Automotive News writes about personas “developed by Mercedes-Benz Financial Services, in partnership with consulting firm projekt202, to capture the attention of millennial and Generation Z consumers and usher them into a new phase of their lives …”
Understanding your customers is more than just good business. In today's competitive environment, it can be the deciding factor in whether your company sinks or soars. projekt202 Chairman and CEO David Lancashire recently discussed the ways companies can fully leverage user experience (UX) strategies and shared his predictions of what's on the UX horizon.
By Kelly Moran
Principal Experience Researcher, projekt202
Originally published in Medium
Why do we need to observe people to learn from them? Why does a product owner need to observe her end users to discover problems? Why should a business observe its customers to uncover needs?
Can’t we just ask?
Observation is a critical part of the process of understanding people — whether they be users, customers, clients, or even friends or family. You need to experience a person’s context, with them, to really get what’s important.
Imagine aliens came down for a visit. If they asked you to tell them about your day, what would you say? You would likely start off in vaguely chronological order and tell them you wake up, get out of bed, wash up and get dressed. You might mention breakfast and, if it’s important to you, you’ll note the nutritional makeup of that meal. Then you’ll move on to the things you do after leaving your house — get in the car, buckle up, drop off children (please note that they’re yours), drive to work. You may remember now that you think they should know you locked your doors and set the security alarm. It would go something like that.
Think a little about what else you might tell them. I’ll wait.
Did you remember to include breathing? You do it all day long. It’s so much a part of your existence that you don’t usually think about. What happens when the aliens go back home and build you a habitat that doesn’t include air? In my industry, we call that a usability problem.
Whose fault would that problem be? Should you have been responsible for providing an exhaustive list of your daily needs and habits? Or should those expecting you to thrive in this new experience have been more involved in collecting the necessary data to make adoption easier?
You can’t expect people to tell you everything they need. If you ask, they’ll give you aspirational answers or focus on the things they really care about; like the kids, or the food, or the safety measures. In-context observation is what I (and many others) do to discover unarticulated and implicit needs — those things that are as natural to the user population as breathing. We want to see people filling their lungs in exasperation, or huffing out in relief. Hear the hiss of a startled response, or the sigh of contentment. We are literally looking for air.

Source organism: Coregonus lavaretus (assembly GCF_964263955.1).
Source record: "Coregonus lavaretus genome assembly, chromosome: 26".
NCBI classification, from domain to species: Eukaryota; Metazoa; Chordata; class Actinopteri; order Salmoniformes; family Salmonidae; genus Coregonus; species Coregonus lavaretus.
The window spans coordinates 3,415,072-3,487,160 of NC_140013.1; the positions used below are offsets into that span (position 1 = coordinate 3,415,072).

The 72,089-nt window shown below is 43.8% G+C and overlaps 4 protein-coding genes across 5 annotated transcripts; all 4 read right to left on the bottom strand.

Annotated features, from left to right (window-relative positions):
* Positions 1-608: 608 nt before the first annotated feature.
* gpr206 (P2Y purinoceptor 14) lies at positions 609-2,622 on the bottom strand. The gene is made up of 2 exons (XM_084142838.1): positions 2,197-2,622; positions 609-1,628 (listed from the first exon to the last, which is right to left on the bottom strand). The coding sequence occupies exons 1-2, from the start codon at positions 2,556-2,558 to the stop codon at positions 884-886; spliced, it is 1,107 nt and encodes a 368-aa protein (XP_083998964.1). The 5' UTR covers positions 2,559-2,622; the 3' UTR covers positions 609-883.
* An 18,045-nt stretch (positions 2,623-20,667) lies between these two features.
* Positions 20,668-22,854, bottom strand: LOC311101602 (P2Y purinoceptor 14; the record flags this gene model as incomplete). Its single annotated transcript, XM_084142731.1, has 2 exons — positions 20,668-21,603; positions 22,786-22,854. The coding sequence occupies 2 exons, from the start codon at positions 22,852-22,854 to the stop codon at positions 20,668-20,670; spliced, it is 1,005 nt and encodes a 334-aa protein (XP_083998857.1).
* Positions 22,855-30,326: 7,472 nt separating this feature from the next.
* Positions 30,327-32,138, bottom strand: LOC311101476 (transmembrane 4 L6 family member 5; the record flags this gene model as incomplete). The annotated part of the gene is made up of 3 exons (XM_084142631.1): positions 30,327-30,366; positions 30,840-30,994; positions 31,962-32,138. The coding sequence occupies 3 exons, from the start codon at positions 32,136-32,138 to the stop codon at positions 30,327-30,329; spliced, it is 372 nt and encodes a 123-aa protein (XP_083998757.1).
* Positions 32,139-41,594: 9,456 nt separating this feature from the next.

And that’s why we can’t just ask.
When learning a new instrument, Jonathon Lott found that video slowed his playing guitar.
Jonathan turned to YouTube for help, but the instructional videos usually played faster than his fingers could. In response, he created Snippz, an app for looping and slowing down sections of YouTube videos.
In the latest episode of “Expose UX,”a TV show devoted to identifying user experience (UX) issues and solutions, Jonathon seeks advice from projekt202’s Vice President of Customer Experience Jeremy Johnson.
Along with fellow UX panelists James Helms and Ken Tabor, Jeremy helps Jonathon strike a chord with his new Snippz app. Tune in to the new episode now.
"The over-arching goal of this entire project is to get passengers to destinations faster."
projekt202 has helped on-time performance soar for one of the world's leading airlines.
In this podcast, projekt202 Solutions Architect Mark Sims discusses working with the airline's team -- through research, UX design and UI development -- to successfully deliver large-scale web applications to support millions of travelers daily.
projekt202 Co-Founder and Chief Experience Officer Peter Eckert recently attended the Unit4 Connect 2016 User Conference in New Orleans. The popular conference presented opportunities to network with industry peers and attend professional development sessions.
"The Unit4 User Conference in New Orleans was interesting," said Peter. "The presentation that really stood out was one by Unit4's Thomas Staven and Ton Dobbe about the future of business software. They presented the natural language digital assistant Wanda, which handles timesheets and expense reporting through live chat. It was an awesome demonstration that, as always, form follows empathy for the customer and user."
projekt202's Senior UX Designer Chelsea Maxwell and Vice President of Customer Experience Jeremy Johnson share their expertise in an illuminating new episode of "Expose UX," a TV show devoted to identifying user experience (UX) issues and solutions.
The latest episode shines a spotlight on Openbrite, whose modular LEDgoes products allow businesses to create programmable LED marquee displays of any size, shape, color and speed. However, its creators are struggling to clearly pinpoint their key audiences.
Along with fellow UX expert James Helms, Chelsea and Jeremy open up with their own bright advice on the importance of targeting exact users. Watch the new episode now.